from Wiktionary, Creative Commons Attribution/Share-Alike License
- n. Any refuse stuff.
- v. Third-person singular simple present indicative form of cull.
from the GNU version of the Collaborative International Dictionary of English
- n.pl. Refuse timber, from which the best part has been culled out.
- n.pl. Any refuse stuff, as rolls not properly baked.
Sorry, no etymologies found.
Most everything he culls from the comments of those with whom he disagrees involves misquotations ranging the entire gamut from distortion to creative fiction and he seems to toss them out as effortlessly as if he were some sort of omnisexual sea plant and they were a limitless supply of dark spores from his own fronds.
Some managed hunts - "culls" - by sharpshooters have been conducted during the last two years on the American side of Lake Erie, at West Sister Island, Green Island, and Turning Point Island.
It seems that every time we hear about "culls" that are supposed to restore "balance" to animal populations, it's a misguided effort, often with disastrous results.
This was particularly true of the Canby sale, where the "culls," both in horses and cattle, were better than the best animals of the majority of the small stockmen and ranchers.
Prevost, after allowing for all other duties, had at least seven thousand veterans for an assault on Macomb's second-rate regulars and ordinary militia, both of whom together amounted at most to thirty-five hundred, including local militiamen who had come in to reinforce the 'culls' whom Izard had left behind.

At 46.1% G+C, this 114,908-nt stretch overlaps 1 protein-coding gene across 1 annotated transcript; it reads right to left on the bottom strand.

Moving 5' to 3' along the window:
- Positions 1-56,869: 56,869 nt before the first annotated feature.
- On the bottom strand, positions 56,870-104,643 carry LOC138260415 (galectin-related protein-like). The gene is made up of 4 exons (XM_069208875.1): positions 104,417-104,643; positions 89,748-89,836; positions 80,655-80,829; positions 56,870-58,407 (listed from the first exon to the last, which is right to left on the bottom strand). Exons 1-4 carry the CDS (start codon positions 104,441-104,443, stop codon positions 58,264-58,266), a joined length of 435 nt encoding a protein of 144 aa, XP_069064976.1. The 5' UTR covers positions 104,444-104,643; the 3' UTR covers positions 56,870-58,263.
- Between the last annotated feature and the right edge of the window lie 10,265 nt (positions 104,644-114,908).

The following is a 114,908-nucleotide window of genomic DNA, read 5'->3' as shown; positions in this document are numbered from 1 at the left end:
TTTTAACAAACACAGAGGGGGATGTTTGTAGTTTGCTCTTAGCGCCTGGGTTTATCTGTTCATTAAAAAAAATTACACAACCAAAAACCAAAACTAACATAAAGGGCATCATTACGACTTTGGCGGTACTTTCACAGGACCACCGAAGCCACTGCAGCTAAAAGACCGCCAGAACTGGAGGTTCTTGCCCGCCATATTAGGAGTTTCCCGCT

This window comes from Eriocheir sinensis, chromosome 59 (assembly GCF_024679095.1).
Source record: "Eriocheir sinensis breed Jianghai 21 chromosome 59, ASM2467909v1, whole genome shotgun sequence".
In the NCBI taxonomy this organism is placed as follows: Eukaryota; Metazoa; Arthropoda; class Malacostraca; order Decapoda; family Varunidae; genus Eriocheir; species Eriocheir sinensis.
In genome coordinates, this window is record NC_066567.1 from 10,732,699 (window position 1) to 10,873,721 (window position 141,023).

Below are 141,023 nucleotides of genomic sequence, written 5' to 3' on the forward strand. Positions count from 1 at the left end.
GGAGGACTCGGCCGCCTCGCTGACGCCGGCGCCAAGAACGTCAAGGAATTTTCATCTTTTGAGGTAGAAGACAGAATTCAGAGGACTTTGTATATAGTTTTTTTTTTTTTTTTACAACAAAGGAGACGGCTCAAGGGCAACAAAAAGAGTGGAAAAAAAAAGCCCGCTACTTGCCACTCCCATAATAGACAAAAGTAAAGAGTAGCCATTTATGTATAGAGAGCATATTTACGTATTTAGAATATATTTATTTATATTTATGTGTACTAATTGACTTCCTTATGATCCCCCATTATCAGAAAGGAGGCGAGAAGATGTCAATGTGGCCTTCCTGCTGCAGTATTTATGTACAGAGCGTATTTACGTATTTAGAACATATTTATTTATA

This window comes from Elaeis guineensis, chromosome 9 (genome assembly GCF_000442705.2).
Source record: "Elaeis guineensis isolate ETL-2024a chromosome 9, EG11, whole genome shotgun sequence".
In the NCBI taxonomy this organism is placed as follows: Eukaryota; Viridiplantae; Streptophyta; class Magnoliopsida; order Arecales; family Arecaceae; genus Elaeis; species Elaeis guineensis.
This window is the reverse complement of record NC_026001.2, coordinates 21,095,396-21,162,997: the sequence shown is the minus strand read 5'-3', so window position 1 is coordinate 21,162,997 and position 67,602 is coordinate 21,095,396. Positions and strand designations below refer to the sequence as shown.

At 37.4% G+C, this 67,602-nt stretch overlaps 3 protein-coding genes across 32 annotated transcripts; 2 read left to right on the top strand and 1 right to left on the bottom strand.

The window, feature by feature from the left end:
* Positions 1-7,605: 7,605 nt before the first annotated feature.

The horse-markets whose dealers sell to their patrons good horses at fair prices, succeed; those whose dealers offer only the "culls" and "no goods," fail.
They are largely the "culls" from an industry that over breeds in a quest for perfection.
DataQuick, which culls its data from public records, said its numbers don't include the last week of 2010 and might not show all transactions priced above $2 million because some super high-end deals don't show up in the public record for long periods.
If they allow us targeted culls against the Nat nerds in the hot spots, then in two years, we will be on top of it.
This will give ministers two options: to apply for a licence to cull throughout the whole of Wales, where research suggests the benefits of culling outweigh the effects of perturbation, or to demand small, targeted culls, in areas which are bordered by rivers, railways or coastlines.
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